Defining 'Hard to Reach': the Work of Health Visitors with Vulnerable Families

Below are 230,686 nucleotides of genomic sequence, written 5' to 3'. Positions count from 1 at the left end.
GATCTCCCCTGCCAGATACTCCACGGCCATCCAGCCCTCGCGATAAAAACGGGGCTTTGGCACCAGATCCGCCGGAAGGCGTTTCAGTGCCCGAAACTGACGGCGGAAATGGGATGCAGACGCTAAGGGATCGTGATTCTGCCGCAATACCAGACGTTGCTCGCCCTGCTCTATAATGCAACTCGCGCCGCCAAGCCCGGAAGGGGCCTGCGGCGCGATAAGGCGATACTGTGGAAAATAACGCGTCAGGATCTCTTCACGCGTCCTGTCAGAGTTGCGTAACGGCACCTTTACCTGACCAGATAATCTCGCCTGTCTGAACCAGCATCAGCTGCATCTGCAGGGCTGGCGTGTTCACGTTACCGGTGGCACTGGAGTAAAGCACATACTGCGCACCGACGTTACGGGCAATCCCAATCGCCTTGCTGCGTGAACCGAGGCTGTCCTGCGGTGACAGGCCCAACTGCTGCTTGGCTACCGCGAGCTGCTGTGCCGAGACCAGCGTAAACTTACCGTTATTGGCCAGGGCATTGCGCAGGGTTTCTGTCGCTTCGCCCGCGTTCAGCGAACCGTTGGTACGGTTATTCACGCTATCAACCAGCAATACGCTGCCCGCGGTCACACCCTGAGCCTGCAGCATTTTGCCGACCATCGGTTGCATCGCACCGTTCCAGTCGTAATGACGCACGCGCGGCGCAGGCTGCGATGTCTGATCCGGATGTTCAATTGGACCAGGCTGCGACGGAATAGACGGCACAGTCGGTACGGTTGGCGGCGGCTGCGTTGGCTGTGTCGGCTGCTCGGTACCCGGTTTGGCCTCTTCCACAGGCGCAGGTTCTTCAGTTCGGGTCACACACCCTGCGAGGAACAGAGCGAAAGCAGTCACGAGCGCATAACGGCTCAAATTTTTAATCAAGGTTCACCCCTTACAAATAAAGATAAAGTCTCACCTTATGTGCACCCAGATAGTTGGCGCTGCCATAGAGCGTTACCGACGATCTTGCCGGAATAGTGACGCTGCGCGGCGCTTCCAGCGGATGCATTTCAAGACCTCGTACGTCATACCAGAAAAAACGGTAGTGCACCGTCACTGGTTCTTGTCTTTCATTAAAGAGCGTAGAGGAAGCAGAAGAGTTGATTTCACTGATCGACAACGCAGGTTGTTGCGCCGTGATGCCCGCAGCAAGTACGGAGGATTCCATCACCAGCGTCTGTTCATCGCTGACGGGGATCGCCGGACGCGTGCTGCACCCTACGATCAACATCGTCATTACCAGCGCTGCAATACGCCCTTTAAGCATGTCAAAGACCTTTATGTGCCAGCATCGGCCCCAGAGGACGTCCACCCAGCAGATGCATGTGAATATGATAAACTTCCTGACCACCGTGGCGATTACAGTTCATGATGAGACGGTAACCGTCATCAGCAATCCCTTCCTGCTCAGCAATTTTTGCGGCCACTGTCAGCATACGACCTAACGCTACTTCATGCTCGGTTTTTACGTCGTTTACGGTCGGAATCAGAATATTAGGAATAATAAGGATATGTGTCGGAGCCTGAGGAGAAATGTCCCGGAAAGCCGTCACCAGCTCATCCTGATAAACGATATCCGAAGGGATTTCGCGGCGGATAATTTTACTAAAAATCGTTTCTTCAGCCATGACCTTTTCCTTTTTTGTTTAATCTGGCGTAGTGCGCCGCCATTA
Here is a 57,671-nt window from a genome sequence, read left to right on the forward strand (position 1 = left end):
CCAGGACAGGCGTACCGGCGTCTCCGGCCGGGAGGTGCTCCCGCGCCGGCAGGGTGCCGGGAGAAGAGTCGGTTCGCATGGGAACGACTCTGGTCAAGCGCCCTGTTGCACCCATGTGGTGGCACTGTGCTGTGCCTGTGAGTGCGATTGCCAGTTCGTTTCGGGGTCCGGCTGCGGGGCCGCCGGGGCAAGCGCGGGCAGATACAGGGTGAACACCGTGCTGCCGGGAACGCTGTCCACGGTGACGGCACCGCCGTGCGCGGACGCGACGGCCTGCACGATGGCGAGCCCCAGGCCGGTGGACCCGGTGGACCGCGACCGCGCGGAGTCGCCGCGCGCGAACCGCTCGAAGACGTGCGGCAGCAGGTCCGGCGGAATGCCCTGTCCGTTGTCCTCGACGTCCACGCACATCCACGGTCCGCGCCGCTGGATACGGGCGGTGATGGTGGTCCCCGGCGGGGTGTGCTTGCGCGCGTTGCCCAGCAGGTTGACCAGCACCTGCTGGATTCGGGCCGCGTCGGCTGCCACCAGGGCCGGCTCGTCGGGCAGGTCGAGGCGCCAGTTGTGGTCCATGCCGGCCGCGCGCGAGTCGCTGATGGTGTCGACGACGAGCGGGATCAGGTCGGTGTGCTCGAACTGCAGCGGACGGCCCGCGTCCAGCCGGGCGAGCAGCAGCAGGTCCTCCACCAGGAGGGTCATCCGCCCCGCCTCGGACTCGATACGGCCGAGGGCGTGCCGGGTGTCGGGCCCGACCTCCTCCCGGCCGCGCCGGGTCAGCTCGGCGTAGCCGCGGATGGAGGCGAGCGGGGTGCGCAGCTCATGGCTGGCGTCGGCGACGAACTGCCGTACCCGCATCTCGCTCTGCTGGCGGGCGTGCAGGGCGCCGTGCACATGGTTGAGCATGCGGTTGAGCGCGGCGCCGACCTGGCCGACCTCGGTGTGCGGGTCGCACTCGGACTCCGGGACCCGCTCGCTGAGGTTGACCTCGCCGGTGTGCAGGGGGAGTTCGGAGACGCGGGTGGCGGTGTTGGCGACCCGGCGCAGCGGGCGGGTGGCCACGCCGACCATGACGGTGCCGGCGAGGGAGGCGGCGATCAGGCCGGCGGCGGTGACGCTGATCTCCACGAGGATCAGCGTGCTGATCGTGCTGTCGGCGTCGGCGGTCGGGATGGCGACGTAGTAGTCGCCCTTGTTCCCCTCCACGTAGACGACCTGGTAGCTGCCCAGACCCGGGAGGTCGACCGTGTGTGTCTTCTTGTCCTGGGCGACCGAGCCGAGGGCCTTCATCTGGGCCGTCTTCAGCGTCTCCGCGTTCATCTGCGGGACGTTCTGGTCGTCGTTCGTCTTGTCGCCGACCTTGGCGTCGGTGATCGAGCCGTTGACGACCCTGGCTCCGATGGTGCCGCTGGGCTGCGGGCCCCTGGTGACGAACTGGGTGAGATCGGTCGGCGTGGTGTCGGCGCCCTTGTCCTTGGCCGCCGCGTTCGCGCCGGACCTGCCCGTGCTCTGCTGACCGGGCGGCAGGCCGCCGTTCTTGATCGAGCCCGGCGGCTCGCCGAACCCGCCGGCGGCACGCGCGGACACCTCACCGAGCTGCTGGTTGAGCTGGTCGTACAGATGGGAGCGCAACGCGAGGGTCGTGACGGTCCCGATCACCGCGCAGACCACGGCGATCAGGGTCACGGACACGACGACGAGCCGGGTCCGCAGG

The term ‘hard to reach’ first appeared in the Health Visiting Review (Lowe 2007). This review claimed that the health visiting service was able and experienced in reaching the ‘hard to reach’. Yet there was a dearth of health visiting literature on what this concept meant and how it was interpreted in practice. A wide literature review was undertaken which examined government child health policies on reducing health inequalities and how the targeting of services to meet the needs of ‘vulnerable’, ‘disadvantaged’ or ‘hard to reach’ families had developed. The literature review identified how the concept of risk in relation to child health promotion had been defined and redefined since the 1970s. The latest shift involved the identification of ‘new social risks’ and the promotion of early intervention to prevent social exclusion and health inequalities. At the time of the study’s inception, health visiting was a service both in decline and under threat. In contrast, the development of new early intervention programmes such as Sure Start (National Evaluation of Sure Start 2005), On Track (Doherty et al. 2003) and intensive home visiting (Barlow et al. 2005) also led to the critical examination of the concept of ‘hard to reach’. In response to the lack of information on the concept of ‘hard to reach’ in health visiting, I set out to examine critically how Health Visitors (HVs) working in a disadvantaged area conceptualised and operationalised the concept of ‘hard to reach’. This qualitative ethnographic case study (Yin 2003), by using research methods of focus groups, participant observation of a Well-Baby Clinic and interviews, gathered perceptions and experiences of HVs and service users. Thematic analysis was guided by Gee’s (2005) method of critical discourse analysis and revealed how the term was contested by HV practitioners. It was considered a broad term that in practice could be applied widely and negatively as a label for non-engaging service users; yet themes emerged which also demonstrated how HVs related to and constructed the concept in their day-to-day practices of client engagement. The findings were categorised and a typology was developed in relation to the reach of health visiting within a predominantly deficit model of health. The typology consists of four types, all of which relate to the ‘reach’ of the health visiting service at the interpersonal level. The first type, the ‘easy to reach’ client, highlights the diversity of clients: not all clients living within a disadvantaged area were ‘hard to reach’. This category also identifies how some clients living within this disadvantaged area developed relationships with HVs. Including the type ‘easy to reach’ within the typology acknowledges the diversity of clients living within an area of disadvantage, and also the facilitators in HV/Client relationships. The second type identified was the ‘emotionally hard to reach’ client, and identifies characteristics of clients who had a tentative relationship with the health visiting service. Working with ‘emotionally hard to reach’ clients involved negotiation and the building of trust at each encounter. The third type, ‘physically hard to reach’, developed following the identification of a range of barriers that reduced access to vulnerable clients. The fourth type, ‘hard to reach services’, arose from the findings - and this type relates to barriers created by the organisation of the health visiting service in a disadvantaged area. The typology highlights the importance of both clients’ and HVs’ engagement in the development of working relationships. It recognises the organisational structures and discourses that act as barriers and facilitators to client engagement. It recommends that health visiting should take the opportunity offered in the Health Visitor Implementation Plan (DH 2011) to develop a health visiting service underpinned with a strengths-based model of public health.